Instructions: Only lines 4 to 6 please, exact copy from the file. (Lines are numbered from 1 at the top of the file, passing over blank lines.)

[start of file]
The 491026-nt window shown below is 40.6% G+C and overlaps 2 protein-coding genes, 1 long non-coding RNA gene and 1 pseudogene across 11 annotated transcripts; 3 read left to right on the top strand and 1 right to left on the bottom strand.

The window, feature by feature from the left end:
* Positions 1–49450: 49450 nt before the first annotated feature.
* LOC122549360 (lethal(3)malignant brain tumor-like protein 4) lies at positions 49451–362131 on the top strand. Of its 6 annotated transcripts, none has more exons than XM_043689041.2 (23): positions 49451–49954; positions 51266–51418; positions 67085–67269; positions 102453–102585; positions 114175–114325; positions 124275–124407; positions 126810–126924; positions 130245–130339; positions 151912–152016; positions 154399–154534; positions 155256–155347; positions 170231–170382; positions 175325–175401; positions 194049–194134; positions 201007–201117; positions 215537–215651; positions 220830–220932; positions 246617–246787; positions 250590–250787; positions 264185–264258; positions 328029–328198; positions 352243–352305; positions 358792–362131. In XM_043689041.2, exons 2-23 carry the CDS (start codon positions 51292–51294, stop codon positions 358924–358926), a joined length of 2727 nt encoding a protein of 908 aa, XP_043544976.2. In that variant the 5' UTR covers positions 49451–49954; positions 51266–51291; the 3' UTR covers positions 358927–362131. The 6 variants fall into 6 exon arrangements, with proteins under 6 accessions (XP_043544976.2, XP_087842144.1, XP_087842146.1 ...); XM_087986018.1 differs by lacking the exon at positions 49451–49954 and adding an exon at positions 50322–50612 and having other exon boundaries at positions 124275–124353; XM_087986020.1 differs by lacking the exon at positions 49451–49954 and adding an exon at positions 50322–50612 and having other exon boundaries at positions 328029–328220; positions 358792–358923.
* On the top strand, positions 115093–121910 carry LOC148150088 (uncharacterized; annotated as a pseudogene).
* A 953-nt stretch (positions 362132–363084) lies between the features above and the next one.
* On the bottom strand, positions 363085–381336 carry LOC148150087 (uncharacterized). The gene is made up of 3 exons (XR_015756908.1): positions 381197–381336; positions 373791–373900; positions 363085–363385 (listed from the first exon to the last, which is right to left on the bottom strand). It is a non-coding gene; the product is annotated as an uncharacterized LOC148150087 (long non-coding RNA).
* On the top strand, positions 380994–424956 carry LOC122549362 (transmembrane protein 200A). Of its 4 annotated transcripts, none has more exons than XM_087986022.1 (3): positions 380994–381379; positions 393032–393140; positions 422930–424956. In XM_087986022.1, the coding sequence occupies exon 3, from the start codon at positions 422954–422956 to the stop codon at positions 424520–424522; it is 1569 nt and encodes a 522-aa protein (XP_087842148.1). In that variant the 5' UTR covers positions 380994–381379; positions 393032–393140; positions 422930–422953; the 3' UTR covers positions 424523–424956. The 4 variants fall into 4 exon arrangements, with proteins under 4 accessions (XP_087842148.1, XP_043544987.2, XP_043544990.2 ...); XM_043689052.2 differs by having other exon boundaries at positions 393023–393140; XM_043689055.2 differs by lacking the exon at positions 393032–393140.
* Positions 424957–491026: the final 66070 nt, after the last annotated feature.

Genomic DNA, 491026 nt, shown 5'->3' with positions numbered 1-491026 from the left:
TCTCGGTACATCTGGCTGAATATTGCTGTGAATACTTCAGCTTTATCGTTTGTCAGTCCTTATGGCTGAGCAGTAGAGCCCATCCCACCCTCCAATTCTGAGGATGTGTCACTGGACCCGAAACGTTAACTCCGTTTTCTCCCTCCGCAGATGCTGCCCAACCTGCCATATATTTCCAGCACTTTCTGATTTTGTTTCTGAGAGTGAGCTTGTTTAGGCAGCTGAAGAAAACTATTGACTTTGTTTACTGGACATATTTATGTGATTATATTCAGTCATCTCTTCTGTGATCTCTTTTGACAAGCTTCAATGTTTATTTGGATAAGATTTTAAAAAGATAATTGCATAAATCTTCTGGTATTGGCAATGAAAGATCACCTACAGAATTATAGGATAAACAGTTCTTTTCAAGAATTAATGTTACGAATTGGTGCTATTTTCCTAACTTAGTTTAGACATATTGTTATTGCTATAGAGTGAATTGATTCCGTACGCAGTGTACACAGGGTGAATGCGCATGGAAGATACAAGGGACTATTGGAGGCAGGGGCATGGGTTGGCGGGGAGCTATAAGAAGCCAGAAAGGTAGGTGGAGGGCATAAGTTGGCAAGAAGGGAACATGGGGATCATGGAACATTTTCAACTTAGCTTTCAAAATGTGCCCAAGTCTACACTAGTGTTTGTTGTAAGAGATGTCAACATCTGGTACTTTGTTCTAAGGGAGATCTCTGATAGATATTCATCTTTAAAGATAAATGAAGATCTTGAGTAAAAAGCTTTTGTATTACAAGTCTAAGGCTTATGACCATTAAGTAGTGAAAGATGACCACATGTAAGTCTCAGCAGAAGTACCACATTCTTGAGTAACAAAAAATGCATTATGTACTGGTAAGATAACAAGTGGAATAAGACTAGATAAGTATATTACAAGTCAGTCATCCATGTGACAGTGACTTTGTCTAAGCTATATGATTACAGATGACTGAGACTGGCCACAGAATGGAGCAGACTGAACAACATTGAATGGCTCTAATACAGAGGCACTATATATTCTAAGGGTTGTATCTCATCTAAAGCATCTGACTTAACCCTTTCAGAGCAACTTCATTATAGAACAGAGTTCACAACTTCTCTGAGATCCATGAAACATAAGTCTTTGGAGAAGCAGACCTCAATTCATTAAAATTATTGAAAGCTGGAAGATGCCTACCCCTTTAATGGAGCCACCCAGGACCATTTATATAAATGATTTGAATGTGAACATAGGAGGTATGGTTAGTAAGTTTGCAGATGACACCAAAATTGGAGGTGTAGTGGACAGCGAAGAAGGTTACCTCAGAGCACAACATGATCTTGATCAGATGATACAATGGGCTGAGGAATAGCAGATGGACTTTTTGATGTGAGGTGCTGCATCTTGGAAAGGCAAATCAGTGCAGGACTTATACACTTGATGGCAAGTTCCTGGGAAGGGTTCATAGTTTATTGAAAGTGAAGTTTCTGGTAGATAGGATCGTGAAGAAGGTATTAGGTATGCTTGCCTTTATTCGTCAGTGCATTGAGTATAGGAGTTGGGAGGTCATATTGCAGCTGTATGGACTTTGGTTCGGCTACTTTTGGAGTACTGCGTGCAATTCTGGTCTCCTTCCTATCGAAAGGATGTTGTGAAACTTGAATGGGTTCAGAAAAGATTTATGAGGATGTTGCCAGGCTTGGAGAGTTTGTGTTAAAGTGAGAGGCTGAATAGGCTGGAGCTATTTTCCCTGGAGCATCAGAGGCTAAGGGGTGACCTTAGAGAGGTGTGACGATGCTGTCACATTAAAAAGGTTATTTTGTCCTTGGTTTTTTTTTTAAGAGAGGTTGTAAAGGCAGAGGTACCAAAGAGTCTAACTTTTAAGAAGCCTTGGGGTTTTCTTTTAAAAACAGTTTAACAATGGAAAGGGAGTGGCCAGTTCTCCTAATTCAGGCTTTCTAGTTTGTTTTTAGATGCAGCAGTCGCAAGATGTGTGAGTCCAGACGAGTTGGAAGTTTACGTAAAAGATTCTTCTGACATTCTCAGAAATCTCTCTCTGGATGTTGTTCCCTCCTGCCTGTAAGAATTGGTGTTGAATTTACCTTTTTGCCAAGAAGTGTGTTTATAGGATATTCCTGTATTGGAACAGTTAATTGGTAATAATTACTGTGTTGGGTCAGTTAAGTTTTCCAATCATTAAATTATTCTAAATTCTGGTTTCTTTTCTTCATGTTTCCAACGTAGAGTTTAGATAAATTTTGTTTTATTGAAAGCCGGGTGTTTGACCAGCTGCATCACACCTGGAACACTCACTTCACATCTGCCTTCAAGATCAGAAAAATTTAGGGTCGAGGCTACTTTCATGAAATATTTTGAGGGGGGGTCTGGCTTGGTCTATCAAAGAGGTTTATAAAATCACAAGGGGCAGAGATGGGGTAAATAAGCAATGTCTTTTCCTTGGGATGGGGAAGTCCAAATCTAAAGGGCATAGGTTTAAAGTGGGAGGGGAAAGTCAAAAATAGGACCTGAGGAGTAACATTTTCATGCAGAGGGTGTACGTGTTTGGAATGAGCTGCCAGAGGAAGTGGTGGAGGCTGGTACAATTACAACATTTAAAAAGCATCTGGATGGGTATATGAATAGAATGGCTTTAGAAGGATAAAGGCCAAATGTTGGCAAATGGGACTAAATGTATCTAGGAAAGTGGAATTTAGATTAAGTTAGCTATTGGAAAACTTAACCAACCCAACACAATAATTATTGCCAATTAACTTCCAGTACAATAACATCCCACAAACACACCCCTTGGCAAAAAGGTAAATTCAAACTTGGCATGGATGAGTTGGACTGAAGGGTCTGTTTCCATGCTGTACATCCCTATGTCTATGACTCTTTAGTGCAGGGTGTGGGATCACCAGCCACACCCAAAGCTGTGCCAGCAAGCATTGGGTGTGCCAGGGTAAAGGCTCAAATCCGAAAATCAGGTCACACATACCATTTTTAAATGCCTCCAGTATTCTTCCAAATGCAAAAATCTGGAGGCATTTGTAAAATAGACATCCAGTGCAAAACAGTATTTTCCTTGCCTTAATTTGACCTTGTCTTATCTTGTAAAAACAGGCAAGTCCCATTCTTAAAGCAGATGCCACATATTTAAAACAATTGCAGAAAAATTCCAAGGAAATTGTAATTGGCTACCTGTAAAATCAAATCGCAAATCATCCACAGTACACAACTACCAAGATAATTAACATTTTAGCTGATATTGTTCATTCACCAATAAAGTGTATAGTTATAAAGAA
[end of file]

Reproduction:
* LOC122549360 (lethal(3)malignant brain tumor-like protein 4) lies at positions 49451–362131 on the top strand. Of its 6 annotated transcripts, none has more exons than XM_043689041.2 (23): positions 49451–49954; positions 51266–51418; positions 67085–67269; positions 102453–102585; positions 114175–114325; positions 124275–124407; positions 126810–126924; positions 130245–130339; positions 151912–152016; positions 154399–154534; positions 155256–155347; positions 170231–170382; positions 175325–175401; positions 194049–194134; positions 201007–201117; positions 215537–215651; positions 220830–220932; positions 246617–246787; positions 250590–250787; positions 264185–264258; positions 328029–328198; positions 352243–352305; positions 358792–362131. In XM_043689041.2, exons 2-23 carry the CDS (start codon positions 51292–51294, stop codon positions 358924–358926), a joined length of 2727 nt encoding a protein of 908 aa, XP_043544976.2. In that variant the 5' UTR covers positions 49451–49954; positions 51266–51291; the 3' UTR covers positions 358927–362131. The 6 variants fall into 6 exon arrangements, with proteins under 6 accessions (XP_043544976.2, XP_087842144.1, XP_087842146.1 ...); XM_087986018.1 differs by lacking the exon at positions 49451–49954 and adding an exon at positions 50322–50612 and having other exon boundaries at positions 124275–124353; XM_087986020.1 differs by lacking the exon at positions 49451–49954 and adding an exon at positions 50322–50612 and having other exon boundaries at positions 328029–328220; positions 358792–358923.
* On the top strand, positions 115093–121910 carry LOC148150088 (uncharacterized; annotated as a pseudogene).
* A 953-nt stretch (positions 362132–363084) lies between the features above and the next one.